test:
  database: my_blog_test

Finally, If we want to use redis, we will need to install the gem first and load the configuration in an initializer:

# config/initializers/redis.rb

Redis.current = Redis.new(url: ENV["REDIS_URL"])

3. (Optional) Replace S3 with minio on development

If you want to replace your S3 instance with minio, just add it to services inside docker-compose.yml file:

  minio:
    image: minio/minio
    volumes:
      - minio:/data
    environment:
      MINIO_ACCESS_KEY: my-blog
      MINIO_SECRET_KEY: 2NVQWHTTT3asdasMgqapGchy6yAMZn
    ports:
      - 9000:9000
    command: server /data

volumes:
  postgres:
  redis:
  minio:

And configure ActiveStorage using storage.yml file (also included in git):

default: &default
  service: S3
  region: <%= ENV["AWS_REGION"] %>
  access_key_id: <%= ENV["AWS_ACCESS_KEY_ID"] %>
  secret_access_key: <%= ENV["AWS_SECRET_ACCESS_KEY"] %>
  bucket: <%= ENV["S3_BUCKET"] %>

development:
  <<: *default
  bucket: my-blog-development
  endpoint: <%= ENV["S3_ENDPOINT"] %>
  force_path_style: <%= ENV["S3_FORCE_PATH"] %>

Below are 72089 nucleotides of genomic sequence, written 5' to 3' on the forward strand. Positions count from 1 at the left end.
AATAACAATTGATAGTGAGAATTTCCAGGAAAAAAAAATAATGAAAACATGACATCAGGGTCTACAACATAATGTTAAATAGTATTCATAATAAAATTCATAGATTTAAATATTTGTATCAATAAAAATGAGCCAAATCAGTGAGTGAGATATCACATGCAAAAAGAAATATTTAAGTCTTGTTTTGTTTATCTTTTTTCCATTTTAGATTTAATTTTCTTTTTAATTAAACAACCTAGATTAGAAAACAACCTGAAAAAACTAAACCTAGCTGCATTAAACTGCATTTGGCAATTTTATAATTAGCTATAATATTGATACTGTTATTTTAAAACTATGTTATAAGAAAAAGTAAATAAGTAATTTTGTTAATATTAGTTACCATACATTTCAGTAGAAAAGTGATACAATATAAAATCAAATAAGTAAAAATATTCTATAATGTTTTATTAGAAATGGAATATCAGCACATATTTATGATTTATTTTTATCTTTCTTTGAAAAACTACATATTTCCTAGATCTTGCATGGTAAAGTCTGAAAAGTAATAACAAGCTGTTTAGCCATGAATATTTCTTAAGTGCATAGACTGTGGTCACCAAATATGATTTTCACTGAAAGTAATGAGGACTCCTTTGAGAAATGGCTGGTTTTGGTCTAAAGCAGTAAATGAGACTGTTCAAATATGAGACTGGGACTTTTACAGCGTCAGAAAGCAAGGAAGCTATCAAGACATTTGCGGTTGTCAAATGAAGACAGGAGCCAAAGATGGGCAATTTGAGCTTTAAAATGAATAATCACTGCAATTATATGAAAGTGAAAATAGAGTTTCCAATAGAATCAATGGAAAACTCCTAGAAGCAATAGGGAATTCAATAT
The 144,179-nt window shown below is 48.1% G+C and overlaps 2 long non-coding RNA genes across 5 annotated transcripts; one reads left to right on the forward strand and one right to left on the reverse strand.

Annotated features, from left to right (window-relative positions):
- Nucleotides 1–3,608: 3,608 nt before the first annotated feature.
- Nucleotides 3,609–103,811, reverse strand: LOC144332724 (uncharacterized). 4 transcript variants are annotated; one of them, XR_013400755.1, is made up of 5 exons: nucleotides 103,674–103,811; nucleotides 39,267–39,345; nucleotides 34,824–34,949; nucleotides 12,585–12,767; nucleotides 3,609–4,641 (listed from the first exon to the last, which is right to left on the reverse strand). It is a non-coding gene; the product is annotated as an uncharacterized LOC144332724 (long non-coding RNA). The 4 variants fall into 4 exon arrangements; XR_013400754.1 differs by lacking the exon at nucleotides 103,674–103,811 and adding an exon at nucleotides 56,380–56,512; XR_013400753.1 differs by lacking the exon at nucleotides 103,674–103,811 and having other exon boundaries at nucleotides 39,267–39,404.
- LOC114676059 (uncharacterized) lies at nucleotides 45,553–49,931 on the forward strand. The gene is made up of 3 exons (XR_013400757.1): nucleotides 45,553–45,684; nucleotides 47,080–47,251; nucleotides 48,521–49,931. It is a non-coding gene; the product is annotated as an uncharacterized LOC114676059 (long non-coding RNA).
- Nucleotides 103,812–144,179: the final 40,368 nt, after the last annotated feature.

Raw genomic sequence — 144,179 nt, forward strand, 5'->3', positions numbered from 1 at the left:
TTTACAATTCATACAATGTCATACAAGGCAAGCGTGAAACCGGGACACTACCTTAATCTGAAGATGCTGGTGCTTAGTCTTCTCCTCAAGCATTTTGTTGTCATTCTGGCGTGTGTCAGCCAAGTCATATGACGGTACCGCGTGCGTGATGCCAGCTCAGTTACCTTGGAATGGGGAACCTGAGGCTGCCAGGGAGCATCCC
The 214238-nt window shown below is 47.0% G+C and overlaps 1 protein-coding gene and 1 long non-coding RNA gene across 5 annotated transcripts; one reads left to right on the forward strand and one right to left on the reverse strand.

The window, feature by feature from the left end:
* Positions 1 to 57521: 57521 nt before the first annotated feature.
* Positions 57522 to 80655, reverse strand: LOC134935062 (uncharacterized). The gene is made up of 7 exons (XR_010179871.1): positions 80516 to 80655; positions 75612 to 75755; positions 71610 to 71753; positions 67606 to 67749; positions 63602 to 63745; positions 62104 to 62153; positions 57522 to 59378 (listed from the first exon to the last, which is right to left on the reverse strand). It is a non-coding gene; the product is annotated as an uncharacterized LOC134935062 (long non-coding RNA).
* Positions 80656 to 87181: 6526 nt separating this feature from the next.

production:
  <<: *default
  bucket: l-photo-booth-production

test:
  service: Disk
  root: <%= Rails.root.join('tmp/storage') %>

Notice that, unlike real S3, minio needs two additional variables. You also need to add the following lines to the .env file:

AWS_REGION: eu-west-1
AWS_ACCESS_KEY_ID: my-blog
AWS_SECRET_ACCESS_KEY: 2NVQWHTTT3asdasMgqapGchy6yAMZn
S3_BUCKET: my-blog-development
S3_FORCE_PATH: 'true'
S3_ENDPOINT: http://localhost:9000

Run yarn docker:start and connect to http://localhost:9000 to create your bucket.

Next up: Use Docker to run your application

This post is long enough. In this part we saw how to create services that can be used by your app and how to configure it all.

In the next part, I'm going to talk about how to run the application itself inside a container and what possibilities it opens.

Stay tuned!

Daniel Gómez

Daniel Gómez

Dani tuvo un Oric 1 como primer ordenador, al menos hace 100 años. Ahora combina la programación con sus dos bandas y sus tres hijos. La leyenda dice que tiene un hermano gemelo idéntico y que trabajan como equipo.

comments powered by Disqus

Estás a un paso de conocer a tu mejor socio.

Hablemos